Television programmes such as The 1900 House have stirred up interest in the history of domesticity. But how much do we actually know about the domestic lives of the late Victorians? The vast majority of the era's middle-class women were housewives, but relatively little has been written about this downtrodden majority. Studies of the period's gender politics have concentrated largely on the New Woman rather than on her less rebellious sisters. Yaffa Claire Draznin's book offers a welcome insight into the daily lives of these invisible women.
In an age when women's options were severely limited, the housewife was expected to be a combination of housekeeper and courtesan. Staying at home all day, she had no income of her own and few interests outside the house. So what did she do all day? Cleaning the carpets was a long and dreary task in the days before vacuum cleaners, and doing the washing could take an entire day. For housewives with limited skills and budgets, meals were often a far cry from the splendid repasts recommended by Mrs Beeton. Draznin constructs a clear narrative from a catalogue of lowly and exhausting domestic chores. There are chapters on marriage, housework, cookery, fashion, health, children, religion, servants and managing household budgets. She offers a wealth of domestic detail in a clear, jargon-free style. Her approach is statistical rather than anecdotal, which sometimes makes for dry reading. Surprisingly, she was unable to find sufficient extracts from letters, diaries or novels to bring these women to life, so the book gives little indication of how housewives felt about their role.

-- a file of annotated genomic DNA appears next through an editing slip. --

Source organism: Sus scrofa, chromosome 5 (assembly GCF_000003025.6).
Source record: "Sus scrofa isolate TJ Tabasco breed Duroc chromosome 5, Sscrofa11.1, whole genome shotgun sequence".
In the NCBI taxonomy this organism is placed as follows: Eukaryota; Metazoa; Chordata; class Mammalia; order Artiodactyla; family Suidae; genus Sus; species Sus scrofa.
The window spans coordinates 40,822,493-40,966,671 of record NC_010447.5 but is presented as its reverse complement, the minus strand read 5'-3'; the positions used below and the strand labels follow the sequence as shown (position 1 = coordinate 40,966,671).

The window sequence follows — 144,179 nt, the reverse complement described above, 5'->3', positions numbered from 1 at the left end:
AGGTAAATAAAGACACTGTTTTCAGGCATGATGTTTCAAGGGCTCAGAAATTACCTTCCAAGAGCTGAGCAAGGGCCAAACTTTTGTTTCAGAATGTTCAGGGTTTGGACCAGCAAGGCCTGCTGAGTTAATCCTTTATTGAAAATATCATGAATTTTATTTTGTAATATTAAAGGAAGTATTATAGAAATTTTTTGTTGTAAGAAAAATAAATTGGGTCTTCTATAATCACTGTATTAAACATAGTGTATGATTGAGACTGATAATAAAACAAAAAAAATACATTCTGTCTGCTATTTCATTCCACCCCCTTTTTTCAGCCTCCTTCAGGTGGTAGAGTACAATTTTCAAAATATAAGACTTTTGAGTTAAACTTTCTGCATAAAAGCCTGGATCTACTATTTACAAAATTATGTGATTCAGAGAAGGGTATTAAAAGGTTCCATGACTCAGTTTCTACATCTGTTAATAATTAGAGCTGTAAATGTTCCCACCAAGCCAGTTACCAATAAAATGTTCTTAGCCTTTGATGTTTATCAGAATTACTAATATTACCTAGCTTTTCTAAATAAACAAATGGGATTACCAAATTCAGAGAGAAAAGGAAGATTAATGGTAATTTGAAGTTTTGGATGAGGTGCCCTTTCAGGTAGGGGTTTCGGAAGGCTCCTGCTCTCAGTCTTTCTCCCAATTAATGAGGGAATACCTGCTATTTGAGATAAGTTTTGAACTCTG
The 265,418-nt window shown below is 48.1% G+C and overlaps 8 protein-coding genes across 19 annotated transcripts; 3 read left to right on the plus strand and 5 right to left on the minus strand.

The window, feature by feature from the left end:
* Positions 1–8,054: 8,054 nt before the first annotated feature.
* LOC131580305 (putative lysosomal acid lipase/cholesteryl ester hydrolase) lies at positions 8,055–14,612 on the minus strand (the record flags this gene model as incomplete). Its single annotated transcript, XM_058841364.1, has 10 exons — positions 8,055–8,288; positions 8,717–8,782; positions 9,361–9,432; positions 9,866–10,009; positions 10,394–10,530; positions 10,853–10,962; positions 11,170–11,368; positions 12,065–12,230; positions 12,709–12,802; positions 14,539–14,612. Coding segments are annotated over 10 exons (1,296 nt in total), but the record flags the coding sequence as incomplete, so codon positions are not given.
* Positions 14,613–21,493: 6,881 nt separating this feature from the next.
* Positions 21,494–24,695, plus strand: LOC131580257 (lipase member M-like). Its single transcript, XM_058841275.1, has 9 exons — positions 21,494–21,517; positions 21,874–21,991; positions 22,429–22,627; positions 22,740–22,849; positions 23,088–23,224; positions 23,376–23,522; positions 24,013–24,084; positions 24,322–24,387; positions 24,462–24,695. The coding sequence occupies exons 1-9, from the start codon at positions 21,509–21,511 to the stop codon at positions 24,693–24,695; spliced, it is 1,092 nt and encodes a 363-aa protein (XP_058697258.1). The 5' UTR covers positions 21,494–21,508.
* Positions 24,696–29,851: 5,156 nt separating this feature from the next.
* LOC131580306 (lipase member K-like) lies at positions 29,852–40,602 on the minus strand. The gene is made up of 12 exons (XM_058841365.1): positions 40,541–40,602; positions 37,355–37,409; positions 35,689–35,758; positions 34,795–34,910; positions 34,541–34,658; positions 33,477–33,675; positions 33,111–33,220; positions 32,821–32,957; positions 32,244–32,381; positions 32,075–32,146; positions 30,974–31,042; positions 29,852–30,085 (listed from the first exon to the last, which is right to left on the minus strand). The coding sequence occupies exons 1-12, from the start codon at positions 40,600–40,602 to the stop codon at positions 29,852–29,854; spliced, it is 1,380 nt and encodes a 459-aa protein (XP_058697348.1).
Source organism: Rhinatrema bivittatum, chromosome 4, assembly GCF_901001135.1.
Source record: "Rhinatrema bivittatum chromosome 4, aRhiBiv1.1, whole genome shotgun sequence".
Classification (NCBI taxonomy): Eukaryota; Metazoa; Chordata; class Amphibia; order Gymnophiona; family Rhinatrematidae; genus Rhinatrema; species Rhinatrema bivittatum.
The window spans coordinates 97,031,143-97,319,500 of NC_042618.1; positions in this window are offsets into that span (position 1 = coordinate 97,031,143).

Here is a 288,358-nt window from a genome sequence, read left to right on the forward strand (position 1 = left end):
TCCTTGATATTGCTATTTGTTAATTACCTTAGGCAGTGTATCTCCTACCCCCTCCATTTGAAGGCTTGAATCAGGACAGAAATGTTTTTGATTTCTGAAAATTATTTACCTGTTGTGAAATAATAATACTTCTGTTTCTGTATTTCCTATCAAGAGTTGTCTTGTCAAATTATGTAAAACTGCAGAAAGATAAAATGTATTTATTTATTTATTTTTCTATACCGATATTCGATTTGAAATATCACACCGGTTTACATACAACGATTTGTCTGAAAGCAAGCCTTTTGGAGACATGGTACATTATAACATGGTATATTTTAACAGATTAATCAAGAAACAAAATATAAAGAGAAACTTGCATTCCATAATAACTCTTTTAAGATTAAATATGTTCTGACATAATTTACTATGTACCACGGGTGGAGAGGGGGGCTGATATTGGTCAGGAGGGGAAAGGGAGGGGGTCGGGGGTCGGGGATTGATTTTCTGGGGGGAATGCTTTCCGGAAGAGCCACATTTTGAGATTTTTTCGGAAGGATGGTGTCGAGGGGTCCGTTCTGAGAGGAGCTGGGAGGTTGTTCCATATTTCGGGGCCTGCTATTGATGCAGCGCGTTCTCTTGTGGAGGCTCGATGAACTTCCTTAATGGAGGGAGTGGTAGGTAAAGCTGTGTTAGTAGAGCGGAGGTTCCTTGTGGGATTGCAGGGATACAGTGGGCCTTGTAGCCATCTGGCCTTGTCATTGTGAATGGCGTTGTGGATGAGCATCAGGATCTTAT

The book's main flaw is that Draznin relies heavily on secondary sources, some of which are arguably outdated. Her footnotes rarely cite primary source material, which will limit the book's usefulness for researchers. Undergraduates, however, will find it immensely useful to have so much information from different sources gathered in one book. The background sections on Victorian London make fascinating reading, providing information on subjects ranging from middle-class income levels to the amount of horse-dung littering London's streets. Draznin's work will be of interest to gender historians and general readers with an interest in the minutiae of the Victorian age. Anyone who doubts the achievements of feminism has only to read this book to realise how far women's lives have changed for the better over the past hundred years.
Chris Willis works at London Metropolitan Archives and teaches at Birkbeck College, London.
Victorian London's Middle-Class Housewife: What She Did All Day
Author - Yaffa Claire Draznin
ISBN - 0 313 31399 7
Publisher - Greenwood Press
Price - £31.95
Pages - 2